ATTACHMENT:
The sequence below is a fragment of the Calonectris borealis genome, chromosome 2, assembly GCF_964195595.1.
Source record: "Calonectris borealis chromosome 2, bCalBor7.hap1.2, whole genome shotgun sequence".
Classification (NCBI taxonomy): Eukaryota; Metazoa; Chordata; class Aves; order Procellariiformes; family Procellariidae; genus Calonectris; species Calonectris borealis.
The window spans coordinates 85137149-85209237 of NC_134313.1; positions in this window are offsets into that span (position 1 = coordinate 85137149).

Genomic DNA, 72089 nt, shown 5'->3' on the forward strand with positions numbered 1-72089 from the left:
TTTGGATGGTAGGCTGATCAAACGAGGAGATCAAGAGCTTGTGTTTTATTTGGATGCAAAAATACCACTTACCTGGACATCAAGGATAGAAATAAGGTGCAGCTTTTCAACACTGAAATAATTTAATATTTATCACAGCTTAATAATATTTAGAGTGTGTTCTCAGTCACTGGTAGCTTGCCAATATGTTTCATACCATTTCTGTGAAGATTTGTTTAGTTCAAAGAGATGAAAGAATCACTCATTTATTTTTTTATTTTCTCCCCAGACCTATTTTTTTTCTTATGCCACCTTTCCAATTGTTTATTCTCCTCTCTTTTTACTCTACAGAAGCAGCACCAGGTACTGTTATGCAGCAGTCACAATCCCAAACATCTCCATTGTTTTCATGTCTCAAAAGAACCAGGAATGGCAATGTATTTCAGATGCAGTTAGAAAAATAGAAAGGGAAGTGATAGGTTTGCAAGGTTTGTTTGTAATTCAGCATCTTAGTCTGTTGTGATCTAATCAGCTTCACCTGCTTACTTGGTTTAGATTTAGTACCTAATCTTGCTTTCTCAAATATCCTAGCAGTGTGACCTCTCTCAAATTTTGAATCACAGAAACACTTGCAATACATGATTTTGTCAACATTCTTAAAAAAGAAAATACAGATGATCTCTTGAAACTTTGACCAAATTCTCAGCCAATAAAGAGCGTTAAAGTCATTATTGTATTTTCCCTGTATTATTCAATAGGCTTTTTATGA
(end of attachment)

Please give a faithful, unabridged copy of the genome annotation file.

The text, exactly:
The sequence below is a fragment of the Calonectris borealis genome, chromosome 2, assembly GCF_964195595.1.
Source record: "Calonectris borealis chromosome 2, bCalBor7.hap1.2, whole genome shotgun sequence".
Classification (NCBI taxonomy): Eukaryota; Metazoa; Chordata; class Aves; order Procellariiformes; family Procellariidae; genus Calonectris; species Calonectris borealis.
The window spans coordinates 85137149-85209237 of NC_134313.1; positions in this window are offsets into that span (position 1 = coordinate 85137149).

Genomic DNA, 72089 nt, shown 5'->3' on the forward strand with positions numbered 1-72089 from the left:
TTTGGATGGTAGGCTGATCAAACGAGGAGATCAAGAGCTTGTGTTTTATTTGGATGCAAAAATACCACTTACCTGGACATCAAGGATAGAAATAAGGTGCAGCTTTTCAACACTGAAATAATTTAATATTTATCACAGCTTAATAATATTTAGAGTGTGTTCTCAGTCACTGGTAGCTTGCCAATATGTTTCATACCATTTCTGTGAAGATTTGTTTAGTTCAAAGAGATGAAAGAATCACTCATTTATTTTTTTATTTTCTCCCCAGACCTATTTTTTTTCTTATGCCACCTTTCCAATTGTTTATTCTCCTCTCTTTTTACTCTACAGAAGCAGCACCAGGTACTGTTATGCAGCAGTCACAATCCCAAACATCTCCATTGTTTTCATGTCTCAAAAGAACCAGGAATGGCAATGTATTTCAGATGCAGTTAGAAAAATAGAAAGGGAAGTGATAGGTTTGCAAGGTTTGTTTGTAATTCAGCATCTTAGTCTGTTGTGATCTAATCAGCTTCACCTGCTTACTTGGTTTAGATTTAGTACCTAATCTTGCTTTCTCAAATATCCTAGCAGTGTGACCTCTCTCAAATTTTGAATCACAGAAACACTTGCAATACATGATTTTGTCAACATTCTTAAAAAAGAAAATACAGATGATCTCTTGAAACTTTGACCAAATTCTCAGCCAATAAAGAGCGTTAAAGTCATTATTGTATTTTCCCTGTATTATTCAATAGGCTTTTTATGA